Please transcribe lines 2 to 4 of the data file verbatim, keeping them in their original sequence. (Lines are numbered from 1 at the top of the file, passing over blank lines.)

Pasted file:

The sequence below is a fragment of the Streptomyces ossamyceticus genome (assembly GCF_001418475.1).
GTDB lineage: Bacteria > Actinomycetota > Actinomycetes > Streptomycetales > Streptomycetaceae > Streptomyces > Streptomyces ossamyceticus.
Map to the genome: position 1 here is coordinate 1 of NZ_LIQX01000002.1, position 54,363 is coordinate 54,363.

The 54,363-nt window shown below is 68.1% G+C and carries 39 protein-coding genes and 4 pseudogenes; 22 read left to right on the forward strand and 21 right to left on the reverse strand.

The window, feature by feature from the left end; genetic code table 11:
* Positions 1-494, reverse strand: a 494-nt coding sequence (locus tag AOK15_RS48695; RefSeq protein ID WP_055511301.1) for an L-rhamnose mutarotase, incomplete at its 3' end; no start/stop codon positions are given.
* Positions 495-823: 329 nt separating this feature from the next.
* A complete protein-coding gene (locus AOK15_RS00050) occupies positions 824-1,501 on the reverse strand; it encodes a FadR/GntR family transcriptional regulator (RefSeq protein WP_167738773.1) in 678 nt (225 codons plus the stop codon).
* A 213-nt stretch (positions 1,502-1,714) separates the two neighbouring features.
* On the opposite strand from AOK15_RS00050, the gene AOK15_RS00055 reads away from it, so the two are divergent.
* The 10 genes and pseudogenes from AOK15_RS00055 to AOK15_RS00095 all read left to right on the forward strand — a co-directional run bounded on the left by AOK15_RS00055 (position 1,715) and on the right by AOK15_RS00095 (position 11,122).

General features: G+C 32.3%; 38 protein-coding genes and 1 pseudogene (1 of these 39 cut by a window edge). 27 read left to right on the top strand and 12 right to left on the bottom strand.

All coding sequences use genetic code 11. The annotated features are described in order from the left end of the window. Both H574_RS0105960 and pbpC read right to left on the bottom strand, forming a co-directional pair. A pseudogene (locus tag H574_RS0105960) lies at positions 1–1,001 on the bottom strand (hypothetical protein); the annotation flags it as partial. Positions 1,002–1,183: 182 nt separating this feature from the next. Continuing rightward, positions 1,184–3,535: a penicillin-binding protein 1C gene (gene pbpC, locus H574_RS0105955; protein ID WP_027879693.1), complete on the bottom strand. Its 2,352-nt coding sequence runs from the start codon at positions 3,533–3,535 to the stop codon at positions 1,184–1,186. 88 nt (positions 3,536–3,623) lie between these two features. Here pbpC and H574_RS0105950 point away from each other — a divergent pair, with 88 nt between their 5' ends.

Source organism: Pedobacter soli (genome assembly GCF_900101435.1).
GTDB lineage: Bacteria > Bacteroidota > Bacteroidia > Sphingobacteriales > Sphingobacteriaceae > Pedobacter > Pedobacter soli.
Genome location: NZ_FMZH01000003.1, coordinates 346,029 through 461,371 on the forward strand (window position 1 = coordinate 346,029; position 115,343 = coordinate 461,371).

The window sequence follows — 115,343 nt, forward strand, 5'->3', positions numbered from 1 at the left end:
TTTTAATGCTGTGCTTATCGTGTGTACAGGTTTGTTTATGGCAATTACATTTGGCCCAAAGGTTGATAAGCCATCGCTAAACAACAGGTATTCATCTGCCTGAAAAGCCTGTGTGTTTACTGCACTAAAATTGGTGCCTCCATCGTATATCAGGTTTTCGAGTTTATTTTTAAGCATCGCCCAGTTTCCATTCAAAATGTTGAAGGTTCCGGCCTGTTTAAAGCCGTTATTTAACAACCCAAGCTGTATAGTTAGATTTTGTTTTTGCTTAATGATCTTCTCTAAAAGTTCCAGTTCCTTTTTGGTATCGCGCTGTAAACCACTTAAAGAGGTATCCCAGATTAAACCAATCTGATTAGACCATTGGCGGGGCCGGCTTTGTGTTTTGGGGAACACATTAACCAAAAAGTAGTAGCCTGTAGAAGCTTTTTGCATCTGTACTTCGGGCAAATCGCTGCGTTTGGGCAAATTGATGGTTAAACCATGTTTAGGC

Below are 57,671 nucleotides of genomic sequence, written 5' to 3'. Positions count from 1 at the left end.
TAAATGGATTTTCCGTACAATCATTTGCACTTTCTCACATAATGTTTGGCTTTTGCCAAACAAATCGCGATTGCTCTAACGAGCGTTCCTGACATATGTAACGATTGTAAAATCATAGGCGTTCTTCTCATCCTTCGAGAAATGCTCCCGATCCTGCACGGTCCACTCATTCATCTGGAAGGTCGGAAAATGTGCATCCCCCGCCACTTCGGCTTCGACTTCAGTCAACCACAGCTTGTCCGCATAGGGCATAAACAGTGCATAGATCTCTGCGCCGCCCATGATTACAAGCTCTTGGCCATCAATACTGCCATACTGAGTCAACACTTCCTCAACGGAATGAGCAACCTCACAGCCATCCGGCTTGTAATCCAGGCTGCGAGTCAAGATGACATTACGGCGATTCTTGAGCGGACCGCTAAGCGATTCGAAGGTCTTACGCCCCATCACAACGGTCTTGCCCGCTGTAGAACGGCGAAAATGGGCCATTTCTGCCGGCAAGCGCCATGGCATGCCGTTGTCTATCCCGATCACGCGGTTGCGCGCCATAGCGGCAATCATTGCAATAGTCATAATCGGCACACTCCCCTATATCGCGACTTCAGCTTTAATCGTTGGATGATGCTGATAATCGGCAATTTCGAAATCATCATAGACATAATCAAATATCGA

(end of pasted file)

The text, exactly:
GTDB lineage: Bacteria > Actinomycetota > Actinomycetes > Streptomycetales > Streptomycetaceae > Streptomyces > Streptomyces ossamyceticus.
Map to the genome: position 1 here is coordinate 1 of NZ_LIQX01000002.1, position 54,363 is coordinate 54,363.

The 54,363-nt window shown below is 68.1% G+C and carries 39 protein-coding genes and 4 pseudogenes; 22 read left to right on the forward strand and 21 right to left on the reverse strand.